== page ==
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[Hallucinogenic psilocybine containing mushrooms. Toxins contained in Danish wild mushrooms].

https://arctichealth.org/en/permalink/ahliterature103270
Source
Ugeskr Laeger. 1990 Jan 29;152(5):314-7
Publication Type
Article
Date
Jan-29-1990
Author
J F Lassen
H B Ravn
S F Lassen
Source
Ugeskr Laeger. 1990 Jan 29;152(5):314-7
Date
Jan-29-1990
Language
Danish
Publication Type
Article
Keywords
Denmark
Diagnosis, Differential
Hallucinations - chemically induced - diagnosis
Hallucinogens
Humans
Mushroom Poisoning - psychology
Psilocybine - poisoning
Abstract
A number of the wild Danish mushrooms contain the hallucinogenic agent psilocybin which resembles LSD in many ways. The commonest of these are the "liberty cap" or "magic mushrooms" (Psilocybe semilanceata). On the basis of experience from USA and western Europa, increase in employment of this mushrooms as a hallucinogenic intoxicant may be anticipated in Denmark. The history, epidemiology, botany and pharmacology of the mushroom are reviewed. Clinical pictures and treatment are described for: 1) Acute poisoning with psilocybin-containing fungi, 2) Late sequelae of consumption of psilocybin-containing fungi and 3) Poisoning with more poisonous fungi on account of incorrect identification. General practitioners, duty roster doctors, doctors in casualty departments and in acute psychiatric departments should be aware of these problems. Intoxication with psilocybin may be confused with panic anxiety or euphoria in persons with mydriasis and other sympathomimetic symptoms. The possibility of more serious mushroom poisoning on account of incorrect identification should be borne in mind.
PubMed ID
2301080 View in PubMed
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Toxicity evaluation of a-pyrrolidinovalerophenone (a-PVP): results from intoxication cases within the STRIDA project.

https://arctichealth.org/en/permalink/ahliterature280628
Source
Clin Toxicol (Phila). 2016 Aug;54(7):568-75
Publication Type
Article
Date
Aug-2016
Author
Olof Beck
Lisa Franzén
Matilda Bäckberg
Patrick Signell
Anders Helander
Source
Clin Toxicol (Phila). 2016 Aug;54(7):568-75
Date
Aug-2016
Language
English
Publication Type
Article
Keywords
Adult
Analgesics, Opioid - blood - poisoning - urine
Benzodiazepines - blood - poisoning - urine
Central Nervous System Stimulants - blood - poisoning - urine
Creatinine - urine
Delirium - chemically induced - diagnosis
Dopamine Uptake Inhibitors - blood - poisoning - urine
Ethanol - blood - poisoning - urine
Female
Hallucinations - chemically induced - diagnosis
Hospitalization
Humans
Hypertension - chemically induced - diagnosis
Male
Middle Aged
Prevalence
Psychomotor Agitation - diagnosis - etiology
Pyrrolidines - blood - poisoning - urine
Retrospective Studies
Street Drugs - blood - poisoning - urine
Substance-Related Disorders - diagnosis - etiology
Sweden
Tachycardia - chemically induced - diagnosis
Young Adult
Abstract
An increasing number of new psychoactive substances (NPS) of different chemical classes have become available through marketing and sale over the Internet. This report from the Swedish STRIDA project presents the prevalence, laboratory results, and clinical features in a series of intoxications involving the stimulant NPS a-pyrrolidinovalerophenone (a-PVP), a potent dopamine re-uptake inhibitor, over a 4-year period.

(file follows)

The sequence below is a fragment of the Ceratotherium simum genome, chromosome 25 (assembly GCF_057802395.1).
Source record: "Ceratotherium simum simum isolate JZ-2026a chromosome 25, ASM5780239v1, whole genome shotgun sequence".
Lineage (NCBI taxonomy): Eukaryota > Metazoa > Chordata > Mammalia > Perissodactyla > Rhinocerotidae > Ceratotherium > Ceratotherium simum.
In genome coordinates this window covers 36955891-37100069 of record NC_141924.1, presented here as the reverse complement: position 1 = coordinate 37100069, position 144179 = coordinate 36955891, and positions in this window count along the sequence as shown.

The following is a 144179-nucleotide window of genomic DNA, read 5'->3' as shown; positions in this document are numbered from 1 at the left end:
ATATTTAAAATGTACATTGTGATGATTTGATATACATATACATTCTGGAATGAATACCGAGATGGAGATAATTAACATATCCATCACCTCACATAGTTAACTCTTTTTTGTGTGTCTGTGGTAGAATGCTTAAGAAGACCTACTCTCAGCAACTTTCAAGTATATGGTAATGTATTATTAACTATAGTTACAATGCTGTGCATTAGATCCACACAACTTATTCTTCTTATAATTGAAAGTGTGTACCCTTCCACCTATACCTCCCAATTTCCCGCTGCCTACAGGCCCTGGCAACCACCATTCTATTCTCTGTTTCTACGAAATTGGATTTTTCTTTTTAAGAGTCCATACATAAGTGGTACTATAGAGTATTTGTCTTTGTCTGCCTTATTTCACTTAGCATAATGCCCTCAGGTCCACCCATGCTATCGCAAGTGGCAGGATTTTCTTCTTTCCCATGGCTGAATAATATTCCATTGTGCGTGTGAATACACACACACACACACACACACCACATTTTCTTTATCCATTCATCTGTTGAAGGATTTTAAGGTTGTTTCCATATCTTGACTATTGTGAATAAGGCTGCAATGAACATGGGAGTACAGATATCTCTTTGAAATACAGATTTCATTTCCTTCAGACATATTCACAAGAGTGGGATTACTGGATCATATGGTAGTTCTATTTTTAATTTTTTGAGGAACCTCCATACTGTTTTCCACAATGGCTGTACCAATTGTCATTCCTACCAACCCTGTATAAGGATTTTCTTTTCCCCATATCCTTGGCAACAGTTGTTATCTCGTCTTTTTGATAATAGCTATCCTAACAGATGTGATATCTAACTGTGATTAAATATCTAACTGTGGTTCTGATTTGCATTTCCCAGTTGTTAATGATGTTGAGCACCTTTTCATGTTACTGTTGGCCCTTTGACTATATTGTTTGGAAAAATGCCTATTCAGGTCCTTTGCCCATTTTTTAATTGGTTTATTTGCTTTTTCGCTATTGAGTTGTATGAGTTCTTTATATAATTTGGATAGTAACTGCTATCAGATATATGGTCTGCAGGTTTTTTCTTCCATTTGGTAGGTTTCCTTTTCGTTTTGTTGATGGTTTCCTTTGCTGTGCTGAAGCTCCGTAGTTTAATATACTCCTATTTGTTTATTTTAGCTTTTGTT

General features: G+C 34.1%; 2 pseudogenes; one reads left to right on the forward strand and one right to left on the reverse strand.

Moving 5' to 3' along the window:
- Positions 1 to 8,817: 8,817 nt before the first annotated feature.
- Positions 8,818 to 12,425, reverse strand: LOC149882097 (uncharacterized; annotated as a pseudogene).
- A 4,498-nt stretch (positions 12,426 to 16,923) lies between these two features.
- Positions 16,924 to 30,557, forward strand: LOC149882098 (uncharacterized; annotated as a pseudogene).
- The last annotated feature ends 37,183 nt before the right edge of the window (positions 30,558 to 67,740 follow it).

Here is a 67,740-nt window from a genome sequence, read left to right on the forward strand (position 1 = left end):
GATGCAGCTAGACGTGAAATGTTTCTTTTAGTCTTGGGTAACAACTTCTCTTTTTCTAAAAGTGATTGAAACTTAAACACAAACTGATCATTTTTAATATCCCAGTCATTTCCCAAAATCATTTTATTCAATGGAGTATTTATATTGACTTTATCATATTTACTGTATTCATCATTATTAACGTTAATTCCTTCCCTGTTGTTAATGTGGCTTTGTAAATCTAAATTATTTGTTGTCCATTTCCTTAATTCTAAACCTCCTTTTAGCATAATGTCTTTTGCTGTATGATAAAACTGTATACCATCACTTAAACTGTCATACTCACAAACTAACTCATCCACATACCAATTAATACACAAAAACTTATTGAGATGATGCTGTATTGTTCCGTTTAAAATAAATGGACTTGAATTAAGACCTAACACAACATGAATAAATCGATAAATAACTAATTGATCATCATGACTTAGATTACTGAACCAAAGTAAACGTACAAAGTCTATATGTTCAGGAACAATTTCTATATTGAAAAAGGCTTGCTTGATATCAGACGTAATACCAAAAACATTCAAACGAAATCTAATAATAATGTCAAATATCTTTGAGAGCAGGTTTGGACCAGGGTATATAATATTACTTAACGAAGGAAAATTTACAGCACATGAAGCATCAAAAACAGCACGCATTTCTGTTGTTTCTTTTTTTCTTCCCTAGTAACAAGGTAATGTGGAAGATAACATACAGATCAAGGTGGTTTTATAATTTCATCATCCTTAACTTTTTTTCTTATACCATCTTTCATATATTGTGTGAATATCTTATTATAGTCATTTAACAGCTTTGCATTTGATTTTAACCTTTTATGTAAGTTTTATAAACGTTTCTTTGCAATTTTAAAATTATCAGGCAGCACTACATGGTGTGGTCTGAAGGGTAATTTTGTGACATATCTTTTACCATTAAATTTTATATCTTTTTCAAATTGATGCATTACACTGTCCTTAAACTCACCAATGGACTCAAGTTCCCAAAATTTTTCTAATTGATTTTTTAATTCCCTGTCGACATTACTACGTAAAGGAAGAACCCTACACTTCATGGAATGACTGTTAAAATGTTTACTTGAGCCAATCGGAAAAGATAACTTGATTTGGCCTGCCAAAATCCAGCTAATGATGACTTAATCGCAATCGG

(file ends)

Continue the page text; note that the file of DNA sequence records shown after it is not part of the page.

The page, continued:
Observational case series of consecutive patients with admitted or suspected intake of NPS presenting to hospitals in Sweden from 2012 to 2015.
In the STRIDA project, blood and urine samples are collected from intoxicated patients with admitted or suspected intake of NPS or unknown drugs presenting to hospitals over the country. Analysis of NPS is performed by mass spectrometry multicomponent methods. Clinical data are collected when caregivers consult the Swedish Poisons Information Centre (PIC), and retrieved from medical records. The severity of poisoning is graded retrospectively using the Poisoning Severity Score (PSS). The inclusion criteria for this study included absence of other stimulants than a-PVP.
During the 4-year study period, 23 intoxications were originally coded as "a-PVP related" out of a total 3743 NPS-related inquiries (0.6%) at the PIC. The present study covered 42 analytically confirmed cases in which a-PVP was the only stimulant detected. The age range of patients was 20-58 (median 32) years, of which 79% were males. The a-PVP concentration in serum was 4.0-606 (median 64; n?=?42) ng/mL and 2.0-41,294 (median 1782; n?=?25) ng/mL in urine. There was no statistically significant association between the serum a-PVP concentration and urinary a-PVP/creatinine ratio in 25 cases, where both sets of data were available. In 14/42 (33%) cases, a-PVP was the only psychoactive substance identified. In the remaining cases, additional substances comprised opioids, benzodiazepines, and ethanol. The main clinical manifestations were tachycardia (80%), agitation (70%), hypertension (33%), hallucinations (20%), and delirium (18%). Classification of poisoning severity yielded 25 (60%) moderate (PSS 2), 7 (17%) severe (PSS 3), and 2 fatal cases (PSS 4).
In analytically confirmed a-PVP intoxication cases involving no other stimulant drugs, the urine and serum concentrations showed high variability. The clinical features were consistent with a severe sympathomimetic toxidrome. The results further demonstrated that a-PVP prevailed as a drug of abuse after being classified as a narcotic substance, and despite a high incidence of severe poisonings and fatalities. However, the low prevalence of a-PVP cases registered at the PIC suggested that many were unaware of the actual substance they had taken.
PubMed ID
27412885 View in PubMed
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